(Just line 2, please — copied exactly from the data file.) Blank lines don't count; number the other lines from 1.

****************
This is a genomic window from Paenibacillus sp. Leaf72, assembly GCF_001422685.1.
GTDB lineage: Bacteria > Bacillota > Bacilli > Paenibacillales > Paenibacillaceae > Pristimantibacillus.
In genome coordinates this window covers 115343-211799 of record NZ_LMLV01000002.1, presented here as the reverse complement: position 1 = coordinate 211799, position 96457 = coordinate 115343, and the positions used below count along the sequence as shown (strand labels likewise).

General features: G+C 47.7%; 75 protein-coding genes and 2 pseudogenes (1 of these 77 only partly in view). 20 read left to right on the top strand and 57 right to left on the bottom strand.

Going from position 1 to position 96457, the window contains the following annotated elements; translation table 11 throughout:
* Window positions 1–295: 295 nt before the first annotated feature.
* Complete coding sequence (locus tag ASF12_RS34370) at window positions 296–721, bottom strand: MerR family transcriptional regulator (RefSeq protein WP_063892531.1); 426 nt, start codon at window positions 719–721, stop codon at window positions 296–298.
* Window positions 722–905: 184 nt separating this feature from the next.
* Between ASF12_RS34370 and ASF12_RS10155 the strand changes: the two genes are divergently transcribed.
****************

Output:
GTDB lineage: Bacteria > Bacillota > Bacilli > Paenibacillales > Paenibacillaceae > Pristimantibacillus.